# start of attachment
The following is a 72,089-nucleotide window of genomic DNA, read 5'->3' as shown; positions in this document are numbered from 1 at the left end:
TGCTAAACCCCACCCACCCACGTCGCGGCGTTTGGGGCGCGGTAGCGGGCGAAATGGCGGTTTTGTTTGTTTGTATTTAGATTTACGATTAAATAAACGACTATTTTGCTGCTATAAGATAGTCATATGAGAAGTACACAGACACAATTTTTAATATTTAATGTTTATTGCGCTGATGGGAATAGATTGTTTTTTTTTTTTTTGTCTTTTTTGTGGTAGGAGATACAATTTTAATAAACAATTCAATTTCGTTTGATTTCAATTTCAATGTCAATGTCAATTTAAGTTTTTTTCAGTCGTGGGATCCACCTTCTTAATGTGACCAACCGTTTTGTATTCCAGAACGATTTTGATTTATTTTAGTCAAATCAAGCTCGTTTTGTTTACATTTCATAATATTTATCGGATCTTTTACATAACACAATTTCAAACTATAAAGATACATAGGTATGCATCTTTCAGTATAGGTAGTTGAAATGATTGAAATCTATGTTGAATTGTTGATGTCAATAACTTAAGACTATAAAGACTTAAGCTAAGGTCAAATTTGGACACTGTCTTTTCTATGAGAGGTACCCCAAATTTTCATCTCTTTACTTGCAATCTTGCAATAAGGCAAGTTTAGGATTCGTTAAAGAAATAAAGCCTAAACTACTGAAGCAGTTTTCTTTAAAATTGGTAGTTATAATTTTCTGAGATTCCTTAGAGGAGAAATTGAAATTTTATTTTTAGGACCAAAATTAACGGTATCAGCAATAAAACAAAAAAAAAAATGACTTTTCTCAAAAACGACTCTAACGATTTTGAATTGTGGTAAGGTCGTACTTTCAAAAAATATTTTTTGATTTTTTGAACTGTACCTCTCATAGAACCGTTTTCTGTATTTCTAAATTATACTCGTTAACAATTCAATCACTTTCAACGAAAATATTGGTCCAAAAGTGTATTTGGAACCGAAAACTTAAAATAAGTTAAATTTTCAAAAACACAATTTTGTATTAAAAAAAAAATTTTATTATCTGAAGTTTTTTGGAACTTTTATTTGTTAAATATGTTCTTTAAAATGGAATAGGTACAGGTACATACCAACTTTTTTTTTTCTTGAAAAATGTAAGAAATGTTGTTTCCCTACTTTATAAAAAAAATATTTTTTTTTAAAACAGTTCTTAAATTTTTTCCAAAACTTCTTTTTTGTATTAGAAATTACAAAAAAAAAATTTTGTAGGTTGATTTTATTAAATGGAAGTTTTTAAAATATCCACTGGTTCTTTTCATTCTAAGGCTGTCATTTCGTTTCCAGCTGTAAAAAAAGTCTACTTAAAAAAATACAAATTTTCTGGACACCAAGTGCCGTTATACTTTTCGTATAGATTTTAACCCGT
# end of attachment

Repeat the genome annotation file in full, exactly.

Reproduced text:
The following is a 72,089-nucleotide window of genomic DNA, read 5'->3' as shown; positions in this document are numbered from 1 at the left end:
TGCTAAACCCCACCCACCCACGTCGCGGCGTTTGGGGCGCGGTAGCGGGCGAAATGGCGGTTTTGTTTGTTTGTATTTAGATTTACGATTAAATAAACGACTATTTTGCTGCTATAAGATAGTCATATGAGAAGTACACAGACACAATTTTTAATATTTAATGTTTATTGCGCTGATGGGAATAGATTGTTTTTTTTTTTTTTGTCTTTTTTGTGGTAGGAGATACAATTTTAATAAACAATTCAATTTCGTTTGATTTCAATTTCAATGTCAATGTCAATTTAAGTTTTTTTCAGTCGTGGGATCCACCTTCTTAATGTGACCAACCGTTTTGTATTCCAGAACGATTTTGATTTATTTTAGTCAAATCAAGCTCGTTTTGTTTACATTTCATAATATTTATCGGATCTTTTACATAACACAATTTCAAACTATAAAGATACATAGGTATGCATCTTTCAGTATAGGTAGTTGAAATGATTGAAATCTATGTTGAATTGTTGATGTCAATAACTTAAGACTATAAAGACTTAAGCTAAGGTCAAATTTGGACACTGTCTTTTCTATGAGAGGTACCCCAAATTTTCATCTCTTTACTTGCAATCTTGCAATAAGGCAAGTTTAGGATTCGTTAAAGAAATAAAGCCTAAACTACTGAAGCAGTTTTCTTTAAAATTGGTAGTTATAATTTTCTGAGATTCCTTAGAGGAGAAATTGAAATTTTATTTTTAGGACCAAAATTAACGGTATCAGCAATAAAACAAAAAAAAAAATGACTTTTCTCAAAAACGACTCTAACGATTTTGAATTGTGGTAAGGTCGTACTTTCAAAAAATATTTTTTGATTTTTTGAACTGTACCTCTCATAGAACCGTTTTCTGTATTTCTAAATTATACTCGTTAACAATTCAATCACTTTCAACGAAAATATTGGTCCAAAAGTGTATTTGGAACCGAAAACTTAAAATAAGTTAAATTTTCAAAAACACAATTTTGTATTAAAAAAAAAATTTTATTATCTGAAGTTTTTTGGAACTTTTATTTGTTAAATATGTTCTTTAAAATGGAATAGGTACAGGTACATACCAACTTTTTTTTTTCTTGAAAAATGTAAGAAATGTTGTTTCCCTACTTTATAAAAAAAATATTTTTTTTTAAAACAGTTCTTAAATTTTTTCCAAAACTTCTTTTTTGTATTAGAAATTACAAAAAAAAAATTTTGTAGGTTGATTTTATTAAATGGAAGTTTTTAAAATATCCACTGGTTCTTTTCATTCTAAGGCTGTCATTTCGTTTCCAGCTGTAAAAAAAGTCTACTTAAAAAAATACAAATTTTCTGGACACCAAGTGCCGTTATACTTTTCGTATAGATTTTAACCCGT